Oil workers facing lifetime of cancer tests after rig radiation exposure

Oil workers who were exposed to radiation on board a North Sea oil rig are facing cancer tests for the rest of their lives

The men, who may have ingested contaminated particles while removing redundant pipework on EnQuest’s Thistle Alpha, claim they are now living “six months at a time”.

Medics initially based health risks on an eight hour window when the team could have breathed in the alpha radiation.

But the Wood Group workers, who were on ad-hoc contracts, claim there were “multiple exposures” over a 21 day maintenance shutdown.

When they got back to dry land medics told them there was a “low chance” they could develop cancer but they “could not rule it out”.

Unions have now warned them that they would have to develop a health issue before making a claim against their employers.

Rigging supervisor Steve Innes, from Sunderland, was exposed to the Naturally Occurring Radioactive Material (NORM) back in December.

The 20-year-industry veteran claims EnQuest and Wood Group have failed him in their duty of care.

He said: “We’ve got to have blood tests every six months for the rest of our lives,

“Our families are distraught. They’ve blatantly admitted what’s happened but said we can’t do anything about it.

“They’ve left us in no-man’s land. We’ve got to worry about this for the rest of our lives and there’s nothing we can do about it unless we contract cancer.”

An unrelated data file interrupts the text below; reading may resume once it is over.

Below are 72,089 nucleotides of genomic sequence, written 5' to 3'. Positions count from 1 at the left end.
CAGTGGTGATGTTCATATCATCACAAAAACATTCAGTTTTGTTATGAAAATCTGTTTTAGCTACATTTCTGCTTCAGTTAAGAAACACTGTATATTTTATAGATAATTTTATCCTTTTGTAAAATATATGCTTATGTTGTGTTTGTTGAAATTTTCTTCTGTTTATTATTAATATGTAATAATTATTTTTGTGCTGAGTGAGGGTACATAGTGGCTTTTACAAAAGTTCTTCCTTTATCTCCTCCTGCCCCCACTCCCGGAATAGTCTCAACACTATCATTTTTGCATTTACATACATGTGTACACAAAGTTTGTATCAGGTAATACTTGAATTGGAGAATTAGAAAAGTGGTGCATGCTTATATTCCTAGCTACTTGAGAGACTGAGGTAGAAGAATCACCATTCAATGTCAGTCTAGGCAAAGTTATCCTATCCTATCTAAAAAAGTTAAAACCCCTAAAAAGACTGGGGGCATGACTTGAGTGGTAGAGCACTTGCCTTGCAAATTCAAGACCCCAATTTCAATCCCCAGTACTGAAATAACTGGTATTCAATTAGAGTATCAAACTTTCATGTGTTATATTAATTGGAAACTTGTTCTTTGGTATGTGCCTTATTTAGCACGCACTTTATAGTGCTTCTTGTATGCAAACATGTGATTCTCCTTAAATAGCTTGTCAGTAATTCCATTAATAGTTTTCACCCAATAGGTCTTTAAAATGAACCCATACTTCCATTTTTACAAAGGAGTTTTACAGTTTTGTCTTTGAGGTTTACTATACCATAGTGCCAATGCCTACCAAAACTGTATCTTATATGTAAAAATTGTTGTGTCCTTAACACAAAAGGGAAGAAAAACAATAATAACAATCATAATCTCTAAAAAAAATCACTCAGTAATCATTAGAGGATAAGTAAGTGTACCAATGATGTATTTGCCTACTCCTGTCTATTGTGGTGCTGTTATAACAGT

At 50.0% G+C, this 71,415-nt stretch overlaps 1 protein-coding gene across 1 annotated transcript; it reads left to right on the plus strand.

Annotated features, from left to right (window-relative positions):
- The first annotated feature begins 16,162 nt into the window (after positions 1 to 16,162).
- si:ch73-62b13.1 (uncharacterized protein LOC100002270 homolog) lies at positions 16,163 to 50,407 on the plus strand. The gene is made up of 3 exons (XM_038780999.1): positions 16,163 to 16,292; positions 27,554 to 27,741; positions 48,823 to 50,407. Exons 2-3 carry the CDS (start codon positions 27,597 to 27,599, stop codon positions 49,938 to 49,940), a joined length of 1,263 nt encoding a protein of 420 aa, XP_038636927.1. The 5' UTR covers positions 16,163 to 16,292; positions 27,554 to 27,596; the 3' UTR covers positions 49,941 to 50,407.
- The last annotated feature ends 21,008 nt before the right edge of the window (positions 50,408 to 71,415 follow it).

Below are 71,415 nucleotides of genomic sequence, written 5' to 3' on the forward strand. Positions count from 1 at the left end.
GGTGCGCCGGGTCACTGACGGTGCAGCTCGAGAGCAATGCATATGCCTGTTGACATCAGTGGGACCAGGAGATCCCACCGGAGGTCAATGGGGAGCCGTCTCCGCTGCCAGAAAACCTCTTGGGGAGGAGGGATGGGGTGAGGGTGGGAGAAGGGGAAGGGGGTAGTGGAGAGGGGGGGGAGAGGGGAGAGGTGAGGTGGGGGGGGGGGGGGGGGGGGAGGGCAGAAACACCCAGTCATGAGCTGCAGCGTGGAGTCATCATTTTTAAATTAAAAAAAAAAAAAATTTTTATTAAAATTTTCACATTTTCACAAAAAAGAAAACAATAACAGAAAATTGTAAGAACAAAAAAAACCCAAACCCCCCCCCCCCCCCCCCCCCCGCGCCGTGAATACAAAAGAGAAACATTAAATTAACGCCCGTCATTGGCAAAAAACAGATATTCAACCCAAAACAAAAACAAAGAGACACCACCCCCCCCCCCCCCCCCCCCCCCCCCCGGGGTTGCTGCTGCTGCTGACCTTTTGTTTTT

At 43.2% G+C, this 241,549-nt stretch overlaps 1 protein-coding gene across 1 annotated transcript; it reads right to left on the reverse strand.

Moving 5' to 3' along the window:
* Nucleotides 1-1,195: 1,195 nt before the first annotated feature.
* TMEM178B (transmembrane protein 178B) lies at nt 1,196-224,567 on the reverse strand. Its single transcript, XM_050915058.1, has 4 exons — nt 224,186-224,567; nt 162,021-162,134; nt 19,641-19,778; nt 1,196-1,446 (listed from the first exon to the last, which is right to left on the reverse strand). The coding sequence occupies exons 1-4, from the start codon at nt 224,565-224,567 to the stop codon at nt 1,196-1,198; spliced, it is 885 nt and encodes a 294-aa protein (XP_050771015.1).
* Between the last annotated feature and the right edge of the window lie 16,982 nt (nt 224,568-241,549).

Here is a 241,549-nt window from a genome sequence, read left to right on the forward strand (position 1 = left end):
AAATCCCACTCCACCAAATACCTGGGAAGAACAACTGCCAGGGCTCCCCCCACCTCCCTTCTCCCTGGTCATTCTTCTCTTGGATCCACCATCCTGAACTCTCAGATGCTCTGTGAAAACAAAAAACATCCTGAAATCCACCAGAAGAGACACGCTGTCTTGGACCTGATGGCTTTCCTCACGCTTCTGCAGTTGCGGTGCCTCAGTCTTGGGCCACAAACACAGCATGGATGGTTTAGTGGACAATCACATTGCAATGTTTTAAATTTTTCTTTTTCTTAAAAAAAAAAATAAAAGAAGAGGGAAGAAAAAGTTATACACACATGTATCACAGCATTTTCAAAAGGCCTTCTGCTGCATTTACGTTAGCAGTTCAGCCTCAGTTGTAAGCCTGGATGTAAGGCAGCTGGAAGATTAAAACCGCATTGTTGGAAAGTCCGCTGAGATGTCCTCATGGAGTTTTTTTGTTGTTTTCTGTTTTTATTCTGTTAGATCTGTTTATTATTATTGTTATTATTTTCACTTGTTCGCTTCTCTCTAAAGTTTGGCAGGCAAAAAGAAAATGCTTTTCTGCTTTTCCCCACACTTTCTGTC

The men were under the impression that proper risk assessments had been carried out ahead of them starting the job.

But more than eight hours into the job an inspector noticed radiation readings from the exposed pipework.

None of the men were wearing Personal Protective Equipment (PPE) at the time.

Mr Innes said once back in Aberdeen they were briefed by a medical professional who could not guarantee that their health would not suffer in the long run.

A Wood Group spokeswoman said: “The health and safety of our people is always our top priority. As a precaution following the incident, we downmanned our employees from the platform in order to conduct medical assessments.

“We fully supported EnQuest in a detailed joint investigation and continue to reinforce the application of our health and safety procedures, to ensure the safety of our employees. Our commitment and priority following the incident and throughout the investigation has been to the health and wellbeing of our employees.”

EnQuest confirmed the exposure earlier this week but claims it was less than 1% of the level reportable to HSE.

The Thistle Alpha lies 125 nautical miles north-east of Sumburgh, Shetland.

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